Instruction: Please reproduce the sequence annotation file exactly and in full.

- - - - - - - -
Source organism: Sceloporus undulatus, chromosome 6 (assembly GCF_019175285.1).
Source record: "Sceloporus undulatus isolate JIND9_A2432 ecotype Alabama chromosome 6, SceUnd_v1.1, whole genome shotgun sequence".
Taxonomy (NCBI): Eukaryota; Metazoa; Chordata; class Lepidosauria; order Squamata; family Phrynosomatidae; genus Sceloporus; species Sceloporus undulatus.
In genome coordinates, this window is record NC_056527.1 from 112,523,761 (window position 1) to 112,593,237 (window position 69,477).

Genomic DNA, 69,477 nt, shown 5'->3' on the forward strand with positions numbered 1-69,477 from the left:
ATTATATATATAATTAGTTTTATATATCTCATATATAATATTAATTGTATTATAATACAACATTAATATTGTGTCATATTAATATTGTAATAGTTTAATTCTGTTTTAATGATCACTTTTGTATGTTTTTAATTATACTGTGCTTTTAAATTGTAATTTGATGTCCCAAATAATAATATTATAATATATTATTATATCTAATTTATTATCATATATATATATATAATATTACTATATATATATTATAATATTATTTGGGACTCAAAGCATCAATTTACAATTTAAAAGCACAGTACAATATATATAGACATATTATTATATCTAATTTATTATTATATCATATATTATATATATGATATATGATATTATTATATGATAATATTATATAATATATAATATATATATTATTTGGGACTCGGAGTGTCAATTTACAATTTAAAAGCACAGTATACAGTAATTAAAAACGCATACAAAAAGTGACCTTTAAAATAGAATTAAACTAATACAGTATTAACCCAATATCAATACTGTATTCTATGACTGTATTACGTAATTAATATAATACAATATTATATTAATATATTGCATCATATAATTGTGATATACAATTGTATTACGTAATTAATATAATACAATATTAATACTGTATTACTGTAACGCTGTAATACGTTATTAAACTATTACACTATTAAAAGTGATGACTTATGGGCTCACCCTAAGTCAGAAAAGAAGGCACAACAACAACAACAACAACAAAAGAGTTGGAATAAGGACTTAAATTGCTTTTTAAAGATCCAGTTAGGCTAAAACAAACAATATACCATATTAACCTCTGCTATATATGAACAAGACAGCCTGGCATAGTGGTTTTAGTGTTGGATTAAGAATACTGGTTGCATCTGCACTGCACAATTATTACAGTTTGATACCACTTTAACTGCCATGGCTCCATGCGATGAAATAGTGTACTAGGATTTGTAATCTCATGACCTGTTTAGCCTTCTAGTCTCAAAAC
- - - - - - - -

Source organism: Sceloporus undulatus, chromosome 6 (assembly GCF_019175285.1).
Source record: "Sceloporus undulatus isolate JIND9_A2432 ecotype Alabama chromosome 6, SceUnd_v1.1, whole genome shotgun sequence".
Taxonomy (NCBI): Eukaryota; Metazoa; Chordata; class Lepidosauria; order Squamata; family Phrynosomatidae; genus Sceloporus; species Sceloporus undulatus.
In genome coordinates, this window is record NC_056527.1 from 112,523,761 (window position 1) to 112,593,237 (window position 69,477).

Genomic DNA, 69,477 nt, shown 5'->3' on the forward strand with positions numbered 1-69,477 from the left:
ATTATATATATAATTAGTTTTATATATCTCATATATAATATTAATTGTATTATAATACAACATTAATATTGTGTCATATTAATATTGTAATAGTTTAATTCTGTTTTAATGATCACTTTTGTATGTTTTTAATTATACTGTGCTTTTAAATTGTAATTTGATGTCCCAAATAATAATATTATAATATATTATTATATCTAATTTATTATCATATATATATATATAATATTACTATATATATATTATAATATTATTTGGGACTCAAAGCATCAATTTACAATTTAAAAGCACAGTACAATATATATAGACATATTATTATATCTAATTTATTATTATATCATATATTATATATATGATATATGATATTATTATATGATAATATTATATAATATATAATATATATATTATTTGGGACTCGGAGTGTCAATTTACAATTTAAAAGCACAGTATACAGTAATTAAAAACGCATACAAAAAGTGACCTTTAAAATAGAATTAAACTAATACAGTATTAACCCAATATCAATACTGTATTCTATGACTGTATTACGTAATTAATATAATACAATATTATATTAATATATTGCATCATATAATTGTGATATACAATTGTATTACGTAATTAATATAATACAATATTAATACTGTATTACTGTAACGCTGTAATACGTTATTAAACTATTACACTATTAAAAGTGATGACTTATGGGCTCACCCTAAGTCAGAAAAGAAGGCACAACAACAACAACAACAACAAAAGAGTTGGAATAAGGACTTAAATTGCTTTTTAAAGATCCAGTTAGGCTAAAACAAACAATATACCATATTAACCTCTGCTATATATGAACAAGACAGCCTGGCATAGTGGTTTTAGTGTTGGATTAAGAATACTGGTTGCATCTGCACTGCACAATTATTACAGTTTGATACCACTTTAACTGCCATGGCTCCATGCGATGAAATAGTGTACTAGGATTTGTAATCTCATGACCTGTTTAGCCTTCTAGTCTCAAAAC